selves together.
convention, stopped in Hood Riv­ lessen or wipe out the present
A delegation calling Wednes­ er for a short visit with friends. spread between the price level
day on J. G. Nauman, secretary Mr. Johnson, who is a member of at which the farmer sells basic
of the chamber of commerce, re­ the city council of Vernonia, products —wheat, corn, rye, cot­
ceived complete approval of the stated that due to the rise in ton, tobacco, hogs and dairy pro­
lumber prices more logging camps ducts included in the measure—
30-Hour Week Advocated
are now operating in that dis­ and the level at which the farm­
“We are uniting to help each trict than a year ago. He predict­ er buys the commodities he uses
other,” Henry said. “We intend ed that if the price continues to in his business and home.
to include all the county, and climb it would be but a few
Three specific methods of ac­
will eventually attain our goal— months until the large Oregon-
this adjustment of
to provide every man in the vi­ American sawmill would resume
production to demand, any one
cinity with a job.”
operations. —Hood River Glacier. or all of which may be put into
The association advocated the
effect by the secretary of agri­
30-hour week as a measure to
culture, are briefly as follows:
help the situation. No coercion
First, acreage reduction of the
or violence of any sort is con­
A long list of material which is basic agriculture commodities by
templated, Henry said; the whole
movement is simply a recognition available in the state library on actual rental and benefit pay­
of the fact that union will ac­ both sides of the “Sales Tax” ments to the farmers; second,
complish much more than discon­ question is posted in the local payment of allotment benefits on
nected and sporadic effort ever library. Any one interested in the domestic portion of a crop
studying the problem may bor­ in return for specific crop reduc­
Other officers besides Henry, row any of this material from tion; and third, the use of mar­
of the association, are Merle Yet- the state library at Salem, the keting agreements with proces­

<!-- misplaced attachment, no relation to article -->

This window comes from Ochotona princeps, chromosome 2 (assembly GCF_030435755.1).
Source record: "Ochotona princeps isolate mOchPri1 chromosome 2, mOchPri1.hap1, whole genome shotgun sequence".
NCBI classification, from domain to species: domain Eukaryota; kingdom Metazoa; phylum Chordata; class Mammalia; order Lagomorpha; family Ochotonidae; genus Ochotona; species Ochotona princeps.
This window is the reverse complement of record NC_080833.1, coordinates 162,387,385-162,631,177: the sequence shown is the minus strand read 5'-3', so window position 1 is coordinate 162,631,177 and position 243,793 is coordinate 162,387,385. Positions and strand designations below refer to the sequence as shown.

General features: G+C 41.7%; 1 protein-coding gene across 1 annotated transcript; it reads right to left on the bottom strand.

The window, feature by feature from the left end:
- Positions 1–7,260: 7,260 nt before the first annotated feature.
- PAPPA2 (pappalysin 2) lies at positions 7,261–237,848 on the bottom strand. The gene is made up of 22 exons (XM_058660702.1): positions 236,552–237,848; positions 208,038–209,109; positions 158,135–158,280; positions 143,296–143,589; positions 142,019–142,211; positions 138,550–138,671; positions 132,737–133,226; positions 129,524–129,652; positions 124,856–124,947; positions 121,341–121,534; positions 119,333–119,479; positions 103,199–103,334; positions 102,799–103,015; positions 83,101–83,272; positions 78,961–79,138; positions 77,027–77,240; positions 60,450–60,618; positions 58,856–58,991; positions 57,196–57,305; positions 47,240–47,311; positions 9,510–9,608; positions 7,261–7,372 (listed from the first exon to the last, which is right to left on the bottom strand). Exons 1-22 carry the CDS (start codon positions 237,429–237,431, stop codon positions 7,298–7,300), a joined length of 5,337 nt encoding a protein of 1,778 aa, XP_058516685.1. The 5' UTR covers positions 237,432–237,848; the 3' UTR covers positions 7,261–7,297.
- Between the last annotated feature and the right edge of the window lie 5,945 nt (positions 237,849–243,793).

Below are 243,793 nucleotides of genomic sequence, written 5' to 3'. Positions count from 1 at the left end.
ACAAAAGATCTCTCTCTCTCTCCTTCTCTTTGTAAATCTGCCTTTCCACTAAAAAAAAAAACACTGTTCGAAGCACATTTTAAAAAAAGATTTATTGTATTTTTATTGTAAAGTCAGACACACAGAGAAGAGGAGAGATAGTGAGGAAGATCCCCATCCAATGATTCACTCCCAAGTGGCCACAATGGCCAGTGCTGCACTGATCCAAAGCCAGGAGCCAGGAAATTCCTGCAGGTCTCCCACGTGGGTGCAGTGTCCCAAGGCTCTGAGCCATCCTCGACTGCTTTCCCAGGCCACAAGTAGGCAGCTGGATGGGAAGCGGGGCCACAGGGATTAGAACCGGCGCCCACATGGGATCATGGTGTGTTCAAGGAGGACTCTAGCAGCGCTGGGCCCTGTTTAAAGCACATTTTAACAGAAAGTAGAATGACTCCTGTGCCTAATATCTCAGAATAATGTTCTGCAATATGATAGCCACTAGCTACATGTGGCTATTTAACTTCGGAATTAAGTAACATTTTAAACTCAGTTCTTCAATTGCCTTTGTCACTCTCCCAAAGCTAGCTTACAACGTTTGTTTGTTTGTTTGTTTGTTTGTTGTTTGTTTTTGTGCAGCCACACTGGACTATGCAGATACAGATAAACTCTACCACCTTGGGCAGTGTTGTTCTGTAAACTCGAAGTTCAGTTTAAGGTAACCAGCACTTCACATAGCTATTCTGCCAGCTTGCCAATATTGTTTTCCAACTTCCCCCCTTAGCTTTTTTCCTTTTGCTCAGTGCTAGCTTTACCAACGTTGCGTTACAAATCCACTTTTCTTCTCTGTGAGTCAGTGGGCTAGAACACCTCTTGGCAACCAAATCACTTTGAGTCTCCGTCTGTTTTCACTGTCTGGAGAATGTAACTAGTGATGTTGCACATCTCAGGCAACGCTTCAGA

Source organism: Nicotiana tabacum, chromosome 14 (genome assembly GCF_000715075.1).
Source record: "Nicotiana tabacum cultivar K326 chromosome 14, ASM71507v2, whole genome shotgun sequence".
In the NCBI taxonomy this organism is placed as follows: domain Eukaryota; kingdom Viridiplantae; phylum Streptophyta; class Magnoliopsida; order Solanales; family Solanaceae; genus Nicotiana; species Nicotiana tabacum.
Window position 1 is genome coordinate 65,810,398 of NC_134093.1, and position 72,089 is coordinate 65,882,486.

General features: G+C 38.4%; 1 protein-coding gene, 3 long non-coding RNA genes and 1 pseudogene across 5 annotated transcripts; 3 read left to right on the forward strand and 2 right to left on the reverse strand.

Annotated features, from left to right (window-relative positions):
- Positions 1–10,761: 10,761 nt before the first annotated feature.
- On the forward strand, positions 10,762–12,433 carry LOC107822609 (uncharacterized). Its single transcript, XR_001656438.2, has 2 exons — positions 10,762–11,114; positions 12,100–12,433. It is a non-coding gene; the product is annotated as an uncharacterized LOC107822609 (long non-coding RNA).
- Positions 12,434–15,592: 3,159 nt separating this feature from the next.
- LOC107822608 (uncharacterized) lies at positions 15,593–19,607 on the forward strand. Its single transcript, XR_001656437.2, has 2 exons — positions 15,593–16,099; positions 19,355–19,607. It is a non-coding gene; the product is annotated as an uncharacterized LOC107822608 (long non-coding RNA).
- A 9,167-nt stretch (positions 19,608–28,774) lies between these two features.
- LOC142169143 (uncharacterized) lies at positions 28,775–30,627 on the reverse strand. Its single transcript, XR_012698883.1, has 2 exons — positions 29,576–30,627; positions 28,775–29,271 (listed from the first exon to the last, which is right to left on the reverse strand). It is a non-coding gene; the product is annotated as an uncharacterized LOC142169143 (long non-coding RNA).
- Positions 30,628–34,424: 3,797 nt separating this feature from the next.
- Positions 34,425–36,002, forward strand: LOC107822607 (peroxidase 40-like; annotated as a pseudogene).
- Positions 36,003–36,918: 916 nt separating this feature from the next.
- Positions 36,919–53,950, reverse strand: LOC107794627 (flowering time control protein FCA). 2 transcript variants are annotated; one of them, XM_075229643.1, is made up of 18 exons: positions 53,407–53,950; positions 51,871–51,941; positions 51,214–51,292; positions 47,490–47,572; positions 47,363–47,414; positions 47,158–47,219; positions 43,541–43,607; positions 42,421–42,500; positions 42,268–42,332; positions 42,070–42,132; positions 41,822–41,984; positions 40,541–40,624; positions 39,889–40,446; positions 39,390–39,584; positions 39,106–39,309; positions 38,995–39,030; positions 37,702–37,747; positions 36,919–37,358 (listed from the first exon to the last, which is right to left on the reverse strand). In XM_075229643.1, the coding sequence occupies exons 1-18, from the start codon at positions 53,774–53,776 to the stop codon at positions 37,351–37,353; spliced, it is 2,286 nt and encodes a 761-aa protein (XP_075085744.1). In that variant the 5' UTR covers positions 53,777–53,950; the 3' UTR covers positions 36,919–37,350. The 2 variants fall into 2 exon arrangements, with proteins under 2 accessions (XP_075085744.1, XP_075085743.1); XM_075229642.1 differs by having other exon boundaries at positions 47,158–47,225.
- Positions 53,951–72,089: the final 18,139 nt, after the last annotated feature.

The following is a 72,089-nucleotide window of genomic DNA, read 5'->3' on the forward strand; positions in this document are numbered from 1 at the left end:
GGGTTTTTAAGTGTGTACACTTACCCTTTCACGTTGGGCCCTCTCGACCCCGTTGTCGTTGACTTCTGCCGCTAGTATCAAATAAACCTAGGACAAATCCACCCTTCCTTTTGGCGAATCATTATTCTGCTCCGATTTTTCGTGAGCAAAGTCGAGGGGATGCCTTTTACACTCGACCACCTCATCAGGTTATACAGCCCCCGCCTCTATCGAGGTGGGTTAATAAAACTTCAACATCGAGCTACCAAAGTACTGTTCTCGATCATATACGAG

tick, vice-president; Kenneth P. only charge being that of postage. sors and handlers in order to
raise prices to the producer.
Howell, secretary; and James
E. A. Green, superintendent of
The voluntary feature, so far
Martin, treasurer. There is also a
board of directors of five mem­ the Mumby Lumber and Shingle as the individual producer is
company’s mill at Malone, Wash­ concerned, is fundamental to the
ington, visited his family here entire bill, as no one is forced
Objective Outlined
Object of the organzation as Sunday. Norman Green, his son, to place his farm under any of
outlined in its constitution is “to returned with him to Malone to the law’s provisions. The plan is,
however, to make the benefits
establish brotherly and fraternal work there.
Mrs. Amy Rae Purney motored so attractive that widespread far­
relations among its members, to
assist them to find work when un­ to Portland Sunday.
Mr. and Mrs. W. T. Graves mo­
employed, to enable them to ob­
tain a fair price for their labor, tored to Chehalis, Wash., Satur­
and to regulate the relations be­ day and returned Sunday bring­
tween the workingmen and em­ ing Mrs. Graves’ parents, Mr. and
Mrs. F. Crawford, who had been
A committee of investigation is visiting their son, S. Crawford,
provided by the constitution. for the past past three weeks.
Mr. and Mrs. C. R. Warner
Members are to be suspended for
"committing acts of violence, have moved from the Whitsell
which would reflect on the repu­ house on Rose avenue to the
Haight house at 1228 Second
tation of the association.”
Meetings are held on the sec­ avenue.
Mr. and Mrs. E. H. Washburn
ond and fourth Thursday even­
ings of each month in St. Mary’s were Portland visitors Tuesday.
Mr. and Mrs. Fred Koegel of
hall, and are open to the public.
The next meeting is to be St. Helens called on Mr. and
Mrs. K. A. McNeill Sunday after­
May 25.
Harry Kerns and Lester Sheeley
motored to Vancouver barracks